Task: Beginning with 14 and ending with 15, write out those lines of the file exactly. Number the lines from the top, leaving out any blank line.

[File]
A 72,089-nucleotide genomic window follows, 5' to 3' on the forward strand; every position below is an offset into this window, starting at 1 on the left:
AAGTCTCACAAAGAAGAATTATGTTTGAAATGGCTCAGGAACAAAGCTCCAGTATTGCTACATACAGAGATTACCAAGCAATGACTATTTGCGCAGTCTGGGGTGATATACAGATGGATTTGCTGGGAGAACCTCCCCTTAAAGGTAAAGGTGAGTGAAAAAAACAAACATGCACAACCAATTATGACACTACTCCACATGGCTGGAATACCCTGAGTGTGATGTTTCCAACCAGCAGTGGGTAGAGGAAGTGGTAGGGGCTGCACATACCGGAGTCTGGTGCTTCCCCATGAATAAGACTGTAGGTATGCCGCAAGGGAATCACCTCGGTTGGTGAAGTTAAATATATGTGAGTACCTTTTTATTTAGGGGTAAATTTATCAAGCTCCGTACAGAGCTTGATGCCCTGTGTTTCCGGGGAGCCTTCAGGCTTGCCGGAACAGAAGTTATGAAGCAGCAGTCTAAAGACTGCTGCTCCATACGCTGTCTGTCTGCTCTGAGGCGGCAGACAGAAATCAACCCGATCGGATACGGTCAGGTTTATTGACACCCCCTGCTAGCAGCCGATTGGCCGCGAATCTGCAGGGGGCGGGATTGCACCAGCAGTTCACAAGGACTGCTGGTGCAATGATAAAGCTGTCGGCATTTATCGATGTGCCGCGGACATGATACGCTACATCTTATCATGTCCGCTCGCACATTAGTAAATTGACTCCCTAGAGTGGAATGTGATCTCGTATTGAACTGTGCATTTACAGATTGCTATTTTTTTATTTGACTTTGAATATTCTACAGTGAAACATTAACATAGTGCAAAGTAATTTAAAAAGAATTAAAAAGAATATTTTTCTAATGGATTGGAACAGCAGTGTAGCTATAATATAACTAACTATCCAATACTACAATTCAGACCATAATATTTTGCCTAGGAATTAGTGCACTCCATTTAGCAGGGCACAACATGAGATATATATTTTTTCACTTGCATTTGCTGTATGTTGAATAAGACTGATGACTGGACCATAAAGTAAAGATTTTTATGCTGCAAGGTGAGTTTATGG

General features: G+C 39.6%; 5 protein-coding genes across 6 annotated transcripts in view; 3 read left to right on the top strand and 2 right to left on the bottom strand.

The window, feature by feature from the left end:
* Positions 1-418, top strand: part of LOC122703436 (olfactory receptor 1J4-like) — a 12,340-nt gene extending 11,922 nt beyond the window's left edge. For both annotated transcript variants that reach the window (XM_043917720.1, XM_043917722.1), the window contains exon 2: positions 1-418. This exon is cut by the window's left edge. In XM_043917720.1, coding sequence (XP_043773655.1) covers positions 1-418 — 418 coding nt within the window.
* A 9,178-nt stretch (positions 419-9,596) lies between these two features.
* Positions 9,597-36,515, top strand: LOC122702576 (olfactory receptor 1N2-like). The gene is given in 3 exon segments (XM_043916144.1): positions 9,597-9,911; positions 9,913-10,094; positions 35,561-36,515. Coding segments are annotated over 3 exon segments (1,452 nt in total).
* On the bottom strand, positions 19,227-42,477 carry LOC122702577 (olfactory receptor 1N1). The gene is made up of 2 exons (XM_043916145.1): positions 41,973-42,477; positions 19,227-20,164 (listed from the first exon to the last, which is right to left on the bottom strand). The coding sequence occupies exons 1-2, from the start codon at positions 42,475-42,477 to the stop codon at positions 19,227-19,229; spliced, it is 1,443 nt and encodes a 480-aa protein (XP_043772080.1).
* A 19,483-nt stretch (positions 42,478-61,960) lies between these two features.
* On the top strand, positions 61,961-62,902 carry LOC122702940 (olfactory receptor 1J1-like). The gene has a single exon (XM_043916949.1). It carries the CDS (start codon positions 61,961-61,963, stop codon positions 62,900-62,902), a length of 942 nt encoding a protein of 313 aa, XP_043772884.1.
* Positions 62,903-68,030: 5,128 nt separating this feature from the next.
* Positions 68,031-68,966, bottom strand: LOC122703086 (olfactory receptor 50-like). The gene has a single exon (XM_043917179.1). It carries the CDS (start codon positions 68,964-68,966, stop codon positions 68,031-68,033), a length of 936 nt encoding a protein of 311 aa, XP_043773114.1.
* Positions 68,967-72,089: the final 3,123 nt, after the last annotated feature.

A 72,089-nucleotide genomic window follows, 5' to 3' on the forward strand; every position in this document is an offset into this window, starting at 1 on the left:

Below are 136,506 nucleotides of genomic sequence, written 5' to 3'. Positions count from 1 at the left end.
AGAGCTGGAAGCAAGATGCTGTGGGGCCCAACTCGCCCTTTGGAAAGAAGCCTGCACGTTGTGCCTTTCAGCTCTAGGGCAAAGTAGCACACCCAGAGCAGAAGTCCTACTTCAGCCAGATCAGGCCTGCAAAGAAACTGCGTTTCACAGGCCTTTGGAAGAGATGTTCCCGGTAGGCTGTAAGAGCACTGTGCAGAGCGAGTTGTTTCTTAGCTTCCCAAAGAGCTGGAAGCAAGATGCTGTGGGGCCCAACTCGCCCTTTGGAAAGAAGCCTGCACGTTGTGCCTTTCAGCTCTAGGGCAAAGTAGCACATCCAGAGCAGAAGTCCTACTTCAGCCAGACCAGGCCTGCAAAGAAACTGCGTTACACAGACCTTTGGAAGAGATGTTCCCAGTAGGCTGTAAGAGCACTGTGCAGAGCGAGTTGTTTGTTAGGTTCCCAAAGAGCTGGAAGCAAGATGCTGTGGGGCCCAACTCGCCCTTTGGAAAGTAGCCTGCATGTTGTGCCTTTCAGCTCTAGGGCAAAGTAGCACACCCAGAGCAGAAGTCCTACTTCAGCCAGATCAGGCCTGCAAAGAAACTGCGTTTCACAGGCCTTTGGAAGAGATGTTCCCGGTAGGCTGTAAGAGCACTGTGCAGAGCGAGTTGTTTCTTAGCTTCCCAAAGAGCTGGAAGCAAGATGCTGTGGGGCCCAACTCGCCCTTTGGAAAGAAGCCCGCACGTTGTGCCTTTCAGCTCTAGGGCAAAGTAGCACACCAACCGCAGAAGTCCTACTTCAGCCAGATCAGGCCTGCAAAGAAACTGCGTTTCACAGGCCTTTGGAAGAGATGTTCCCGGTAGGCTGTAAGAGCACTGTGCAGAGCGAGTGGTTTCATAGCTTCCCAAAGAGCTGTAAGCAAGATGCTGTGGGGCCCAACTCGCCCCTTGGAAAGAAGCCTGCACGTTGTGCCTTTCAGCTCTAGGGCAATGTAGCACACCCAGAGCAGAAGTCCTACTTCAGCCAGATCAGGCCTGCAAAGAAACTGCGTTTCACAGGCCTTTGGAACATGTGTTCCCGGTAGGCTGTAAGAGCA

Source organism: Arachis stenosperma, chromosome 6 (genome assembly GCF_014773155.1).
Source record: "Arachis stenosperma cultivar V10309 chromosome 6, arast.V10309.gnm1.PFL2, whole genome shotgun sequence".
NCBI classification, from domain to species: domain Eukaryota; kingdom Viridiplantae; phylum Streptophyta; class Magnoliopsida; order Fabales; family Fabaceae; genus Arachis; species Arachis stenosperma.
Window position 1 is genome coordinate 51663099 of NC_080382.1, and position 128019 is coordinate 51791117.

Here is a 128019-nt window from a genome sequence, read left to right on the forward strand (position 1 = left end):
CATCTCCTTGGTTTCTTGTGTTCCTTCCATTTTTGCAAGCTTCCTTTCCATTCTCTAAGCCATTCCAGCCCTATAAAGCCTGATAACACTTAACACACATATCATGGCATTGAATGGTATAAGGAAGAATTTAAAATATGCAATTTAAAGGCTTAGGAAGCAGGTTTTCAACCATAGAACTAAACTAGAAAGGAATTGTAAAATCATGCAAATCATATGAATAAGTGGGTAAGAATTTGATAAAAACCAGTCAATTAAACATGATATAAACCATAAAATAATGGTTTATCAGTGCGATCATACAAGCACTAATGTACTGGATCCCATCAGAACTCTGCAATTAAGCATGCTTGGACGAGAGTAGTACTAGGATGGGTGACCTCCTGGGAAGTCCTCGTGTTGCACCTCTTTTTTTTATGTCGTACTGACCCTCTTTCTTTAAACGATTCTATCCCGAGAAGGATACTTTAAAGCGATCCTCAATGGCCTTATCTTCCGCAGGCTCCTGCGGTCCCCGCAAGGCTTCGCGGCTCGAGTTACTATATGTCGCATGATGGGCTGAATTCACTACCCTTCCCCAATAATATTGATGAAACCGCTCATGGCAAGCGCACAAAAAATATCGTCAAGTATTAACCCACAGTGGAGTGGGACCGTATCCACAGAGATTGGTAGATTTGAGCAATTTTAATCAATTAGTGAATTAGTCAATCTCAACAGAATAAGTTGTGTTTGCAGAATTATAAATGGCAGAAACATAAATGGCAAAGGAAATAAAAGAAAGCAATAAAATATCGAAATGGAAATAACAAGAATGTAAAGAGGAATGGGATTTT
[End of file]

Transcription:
A 72,089-nucleotide genomic window follows, 5' to 3' on the forward strand; every position in this document is an offset into this window, starting at 1 on the left:

Below are 136,506 nucleotides of genomic sequence, written 5' to 3'. Positions count from 1 at the left end.